Much of nuclear physics (NP) research is focused on understanding the nature of quantum systems emerging from quantum chromodynamics and the standard model of electroweak interactions, built from non-Abelian gauge-field theories, throughout an array of temperatures, densities and initial conditions. Quantum information science (QIS) is bringing new ideas and understandings to bear on the nature and behavior of quantum many-body systems and quantum field theories, and itself is benefiting from expertise about quantum systems that resides in the domain sciences. Significant advances in QIS, NP and other domain sciences are expected to result from research at the interface of these areas. As with progress in any area of science, close coordination and feedback between theory, experiment and computation provides a productive path forward to accomplish these overarching common objectives.
As recognized by Feynman and others in the early 1980s, precision studies of the real-time dynamics of non-equilibrium quantum systems lie beyond the reach of classical computation. These systems include those comprised of nucleons, hot and deconfined quarks and gluons, or non-equilibrium systems of neutrinos, arising in astrophysical settings or created in the laboratory, and interestingly in quantum devices for computation and sensing. Simulations of these systems using future quantum devices requires better understanding of how information is arranged within the quantum correlations of these systems, with entanglement and coherence central elements. One of the remarkable features of the field theories describing the forces of nature is the presence of topological features that present challenges for classical computation. Studies of finite-density systems with classical computing are typically plagued by sign problems in sampling, for instance in lattice QCD calculations. It is anticipated that some of these systems are amenable to quantum simulation. A deeper understanding of these sign problems in terms of quantum information will likely provide guidance both for improving classical sampling in such systems, and insights into the future quantum simulation of such systems.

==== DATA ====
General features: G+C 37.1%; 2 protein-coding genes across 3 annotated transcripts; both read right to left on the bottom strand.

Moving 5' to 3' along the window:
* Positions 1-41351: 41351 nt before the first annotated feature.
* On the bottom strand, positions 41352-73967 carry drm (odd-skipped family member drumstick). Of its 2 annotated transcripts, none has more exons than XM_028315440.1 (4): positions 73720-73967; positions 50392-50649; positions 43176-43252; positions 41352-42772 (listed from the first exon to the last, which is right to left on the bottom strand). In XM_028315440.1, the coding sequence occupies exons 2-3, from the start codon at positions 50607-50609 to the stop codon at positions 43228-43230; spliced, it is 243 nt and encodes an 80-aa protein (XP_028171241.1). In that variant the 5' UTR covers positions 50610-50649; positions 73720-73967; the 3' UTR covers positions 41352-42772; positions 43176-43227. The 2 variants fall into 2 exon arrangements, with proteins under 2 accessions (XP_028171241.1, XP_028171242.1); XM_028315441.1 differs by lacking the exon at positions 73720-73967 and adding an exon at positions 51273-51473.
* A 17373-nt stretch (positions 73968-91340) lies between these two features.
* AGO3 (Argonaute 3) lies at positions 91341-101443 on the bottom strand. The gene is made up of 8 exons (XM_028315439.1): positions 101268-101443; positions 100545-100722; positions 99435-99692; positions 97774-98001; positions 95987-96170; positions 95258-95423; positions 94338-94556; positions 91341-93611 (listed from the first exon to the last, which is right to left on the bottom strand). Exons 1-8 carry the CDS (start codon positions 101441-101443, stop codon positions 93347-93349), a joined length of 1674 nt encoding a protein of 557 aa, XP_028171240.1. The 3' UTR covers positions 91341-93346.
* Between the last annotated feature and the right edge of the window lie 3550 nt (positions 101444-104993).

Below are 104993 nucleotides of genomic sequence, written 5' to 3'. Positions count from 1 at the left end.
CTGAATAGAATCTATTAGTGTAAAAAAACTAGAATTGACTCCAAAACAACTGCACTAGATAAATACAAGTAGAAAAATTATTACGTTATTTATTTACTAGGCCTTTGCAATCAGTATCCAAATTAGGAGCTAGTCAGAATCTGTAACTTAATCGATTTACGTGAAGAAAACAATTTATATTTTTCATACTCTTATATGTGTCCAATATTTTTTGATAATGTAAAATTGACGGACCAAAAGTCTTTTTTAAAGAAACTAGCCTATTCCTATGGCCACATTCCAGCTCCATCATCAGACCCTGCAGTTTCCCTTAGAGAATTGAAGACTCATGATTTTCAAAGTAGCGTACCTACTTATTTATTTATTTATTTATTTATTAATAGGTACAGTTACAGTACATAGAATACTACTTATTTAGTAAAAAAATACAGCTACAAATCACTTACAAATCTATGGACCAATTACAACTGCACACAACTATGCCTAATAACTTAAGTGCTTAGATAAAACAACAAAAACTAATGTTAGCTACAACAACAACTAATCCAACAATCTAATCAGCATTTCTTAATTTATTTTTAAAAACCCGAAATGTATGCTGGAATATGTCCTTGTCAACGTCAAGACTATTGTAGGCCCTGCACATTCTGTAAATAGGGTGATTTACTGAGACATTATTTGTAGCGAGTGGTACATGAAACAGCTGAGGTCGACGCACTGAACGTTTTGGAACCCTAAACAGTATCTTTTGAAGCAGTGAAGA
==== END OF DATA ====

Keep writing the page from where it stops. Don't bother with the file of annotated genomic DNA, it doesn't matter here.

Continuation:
Entanglement in quantum many-body systems and quantum field theories, and simulation of QFTs are two areas-of-focus for the IQuS.
Entanglement in quantum many-body systems and quantum field theories
A better understanding of the role of information and entanglement in quantum many-body systems relevant to nuclear and particle physics is expected to provide further insights into and computational capabilities of the properties and dynamics of such systems. We are beginning to recognize that entanglement could provide a helpful organization tool for effective field theories and interactions used to describe emergent complex quantum systems, including nuclei, nuclear forces, high-energy scattering, in addition to its central role in fundamental quantum field theories and the storage of information in quantum correlations.
Simulation of QFTs
Quantum simulations of quantum field theories will continue to provide insights into processes that occur in nature. The present-day quantum simulations of modest low-dimensional theories are starting us along the path toward realistic simulations of forces and systems that are inaccessible to classical computing at scale. These same systems and variants thereof may also inform the design and operation of quantum systems in the laboratory and in devices. We will focus on developing aspects of quantum simulations of gauge theories and other field theories, both formal and computational, to advance NP and QIS.
We are a partner in the Quantum Science Center (QSC), recently as part of the National Quantum Inititaive (NQI). As part of thrust-2, we are working on algorithms/simulations for neutrino dynamics led by LANL.
We are collaborating with FNAL in a QuantiSED project focused on high-energy physics quantum simulations, this includes developing algorithms and simulation activities with Rigetti. We have been exploring spin systems, tensor methods, initializing scalar field theories and are working toward simulations of high-energy processes using localized initial configurations, working toward “hadronic” fragmentation. Initializing a 1-dim. scalar field theory entangled ground state is on the path.
We are collaborating with ORNL on hybrid quantum-classical quantum simulations. We began this activity with simulations of the Schwinger model, 1+1 dim QED, using IBM’s QExperience devices, exploring state preparation, time evolution, state compression, error mitigation. 1+1 QED shares features of QCD with a vacuum condensate and charge screening. It also exhibits interesting topological structure. We then expanded these computations using a quantum frequency processor to include external charges, and to examine the pionless effective field theory (EFT) for light nuclei. This project is now focused on developing a Variational Quantum Eigensolver (VQE) to prepare ground states of low-dimensional SU(2) and SU(3) Yang-Mills gauge field theories.